Critical Inquiry Critical Inquiry

Nick Admussen reviews On the Edge

Margaret Hillenbrand. On the Edge: Feeling Precarious in China. New York: Columbia University Press, 2023. 378pp.

Review by Nick Admussen

21 March 2024

On the Edge gets underneath and past notions of contemporary Chinese precarity by illuminating its real stakes: the possibility of political, economic, and social expulsion from the Chinese polity that sends individuals over a cliff edge into what the author calls “zombie citizenship,” a form of bare life named not after action movies but after Haitian conceptualizations of the dehumanized but not-quite-dead persistence of the slave (p. xiii). The prospect of expulsion from personhood that is now being experienced by migrant laborers, in Margaret Hillenbrand’s argument, echoes up and down Chinese society in the form of anxiety (that any subject could be expelled at any time), competitiveness (as subjects vie to stay above the line), and anger (at inequality, or at the harmony-disturbing sight of the abject and destroyed worker).

The book’s secret archive is the extent to which underclass laborers in urban China can be maimed, evicted, targeted for wage theft, sneered at, and abandoned; its concrete archive is a wide variety of contemporary media moments that serve as flashpoints for class-based conflict. Chapter 1 studies avant-garde delegated performance, in which artists hire laborers to perform on their behalf; chapter 2 reads contemporary art made from refuse; chapter 3 is on the migrant worker poetry of Zheng Xiaoqiong; chapter 4 is about workers making public threats of suicide, often in order to receive back wages; chapter 5 covers rural microcelebrities on the short video site Kuaishou. In each situation, Hillenbrand finds that class conflict is often sublimated into a struggle over whether conflict itself can be expressed or should be harmonized, mitigated, or censored.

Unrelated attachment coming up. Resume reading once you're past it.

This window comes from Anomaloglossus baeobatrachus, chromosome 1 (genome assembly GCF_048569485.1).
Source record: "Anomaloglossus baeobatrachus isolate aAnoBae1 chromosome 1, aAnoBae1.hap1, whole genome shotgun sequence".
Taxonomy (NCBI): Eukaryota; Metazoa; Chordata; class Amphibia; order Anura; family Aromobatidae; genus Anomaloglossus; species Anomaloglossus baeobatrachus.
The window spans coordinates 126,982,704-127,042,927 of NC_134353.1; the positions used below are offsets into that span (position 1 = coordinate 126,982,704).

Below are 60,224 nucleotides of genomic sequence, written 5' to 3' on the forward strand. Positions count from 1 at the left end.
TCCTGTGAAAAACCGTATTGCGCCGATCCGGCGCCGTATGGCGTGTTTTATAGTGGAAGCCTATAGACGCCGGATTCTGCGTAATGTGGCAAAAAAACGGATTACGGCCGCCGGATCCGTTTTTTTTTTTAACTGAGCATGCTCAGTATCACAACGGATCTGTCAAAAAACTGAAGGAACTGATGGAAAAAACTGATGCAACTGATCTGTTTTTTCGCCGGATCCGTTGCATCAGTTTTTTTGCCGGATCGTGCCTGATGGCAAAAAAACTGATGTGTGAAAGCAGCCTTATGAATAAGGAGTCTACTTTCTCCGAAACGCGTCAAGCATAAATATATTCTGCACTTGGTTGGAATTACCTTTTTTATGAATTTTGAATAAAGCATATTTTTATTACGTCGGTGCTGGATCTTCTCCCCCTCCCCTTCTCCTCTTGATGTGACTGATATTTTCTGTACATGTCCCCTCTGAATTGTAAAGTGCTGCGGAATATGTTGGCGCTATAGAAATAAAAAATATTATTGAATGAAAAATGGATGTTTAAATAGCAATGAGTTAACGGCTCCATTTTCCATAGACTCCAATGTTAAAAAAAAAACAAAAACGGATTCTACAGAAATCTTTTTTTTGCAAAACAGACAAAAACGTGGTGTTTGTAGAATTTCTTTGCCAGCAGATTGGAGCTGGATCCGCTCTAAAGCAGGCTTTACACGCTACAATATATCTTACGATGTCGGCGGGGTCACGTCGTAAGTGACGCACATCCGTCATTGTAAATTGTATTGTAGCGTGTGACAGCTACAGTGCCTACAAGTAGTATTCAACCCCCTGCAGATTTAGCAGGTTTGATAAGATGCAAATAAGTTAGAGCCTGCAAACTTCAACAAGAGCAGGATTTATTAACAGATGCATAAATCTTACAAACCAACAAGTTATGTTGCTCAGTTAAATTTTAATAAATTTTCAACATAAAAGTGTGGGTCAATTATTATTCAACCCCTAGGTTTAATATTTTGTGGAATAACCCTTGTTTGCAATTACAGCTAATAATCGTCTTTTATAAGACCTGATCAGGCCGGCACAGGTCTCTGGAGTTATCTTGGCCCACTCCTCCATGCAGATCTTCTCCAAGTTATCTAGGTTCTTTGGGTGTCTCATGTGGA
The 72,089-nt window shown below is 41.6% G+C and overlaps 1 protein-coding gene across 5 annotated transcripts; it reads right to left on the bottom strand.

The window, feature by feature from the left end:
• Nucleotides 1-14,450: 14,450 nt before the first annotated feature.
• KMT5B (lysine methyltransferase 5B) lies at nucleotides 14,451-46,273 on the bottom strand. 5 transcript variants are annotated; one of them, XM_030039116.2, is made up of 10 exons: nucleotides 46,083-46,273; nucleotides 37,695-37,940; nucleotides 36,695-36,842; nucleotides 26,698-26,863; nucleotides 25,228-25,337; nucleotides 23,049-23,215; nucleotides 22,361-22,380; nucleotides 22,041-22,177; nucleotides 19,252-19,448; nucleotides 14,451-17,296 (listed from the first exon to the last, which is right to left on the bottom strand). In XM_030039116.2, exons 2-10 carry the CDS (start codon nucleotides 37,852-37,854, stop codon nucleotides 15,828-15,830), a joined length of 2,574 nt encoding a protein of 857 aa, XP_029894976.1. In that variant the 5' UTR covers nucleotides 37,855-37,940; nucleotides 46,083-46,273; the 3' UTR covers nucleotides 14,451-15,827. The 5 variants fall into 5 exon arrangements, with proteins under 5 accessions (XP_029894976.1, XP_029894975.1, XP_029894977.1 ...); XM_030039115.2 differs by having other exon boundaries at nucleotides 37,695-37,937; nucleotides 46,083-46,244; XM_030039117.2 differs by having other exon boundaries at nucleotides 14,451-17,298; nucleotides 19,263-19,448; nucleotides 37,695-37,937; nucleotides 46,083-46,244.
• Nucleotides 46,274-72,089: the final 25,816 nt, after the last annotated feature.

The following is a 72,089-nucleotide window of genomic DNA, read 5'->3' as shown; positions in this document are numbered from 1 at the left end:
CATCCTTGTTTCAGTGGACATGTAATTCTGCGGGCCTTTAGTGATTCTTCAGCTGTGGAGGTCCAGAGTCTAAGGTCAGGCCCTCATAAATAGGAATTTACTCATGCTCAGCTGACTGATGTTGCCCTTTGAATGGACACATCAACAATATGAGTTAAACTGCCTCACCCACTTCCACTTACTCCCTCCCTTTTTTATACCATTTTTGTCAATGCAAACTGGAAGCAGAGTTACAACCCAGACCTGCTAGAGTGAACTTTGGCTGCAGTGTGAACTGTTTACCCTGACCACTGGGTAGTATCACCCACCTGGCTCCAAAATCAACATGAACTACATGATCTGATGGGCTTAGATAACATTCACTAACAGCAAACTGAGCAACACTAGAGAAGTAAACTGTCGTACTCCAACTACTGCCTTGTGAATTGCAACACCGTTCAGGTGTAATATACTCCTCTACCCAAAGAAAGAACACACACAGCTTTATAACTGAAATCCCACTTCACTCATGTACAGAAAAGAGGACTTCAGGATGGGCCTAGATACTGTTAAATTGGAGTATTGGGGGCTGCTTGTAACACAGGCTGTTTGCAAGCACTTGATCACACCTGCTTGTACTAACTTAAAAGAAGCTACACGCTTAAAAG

Chapters 1 and 5 are standouts, examining extremely contemporary materials with a judiciousness and critical eye that skewers, for example, avant-garde artists who benefit from cheap labor while pretending to draw attention to its inequities. Chapter 5 describes a highly popular but little-studied social media scene dominated by rural people acting out a disruptive, subversive tuwei (homespun, crude, coarse) identity and the ways that the state, documentarians, and bourgeois commentators attempt to constrain their self-expression. The emphasis on visual culture sometimes flattens worker experience as in chapter 4, where middle-class critiques of the theatricality of so-called tiaolou xiu (suicide shows) of aggrieved workers end up echoed in the critical discussion, seen through a camera from afar. Public suicide is absolutely a spectacle in contemporary China, but it is not exclusively spectacle.

Read as a whole, this book is to be commended for cutting through the pieties that accumulate around stories of precarious labor. In Hillenbrand’s analysis, the fear and loathing generated by social inequality affect all parts of society and are as much a part of the anomie and anxious aggression of the rich as they are the resistance of the poor. Workers will assert rights in China not because they are seen as sympathetic by outside observers but because their lives have reached a boiling point. Their self-expression is driven not by revolutionary insight but a struggle to breathe. Hillenbrand records the thrashing of the Chinese body politic in a way that makes this book necessary reading for anyone interested in the wages of drastic economic disparity, in China or beyond.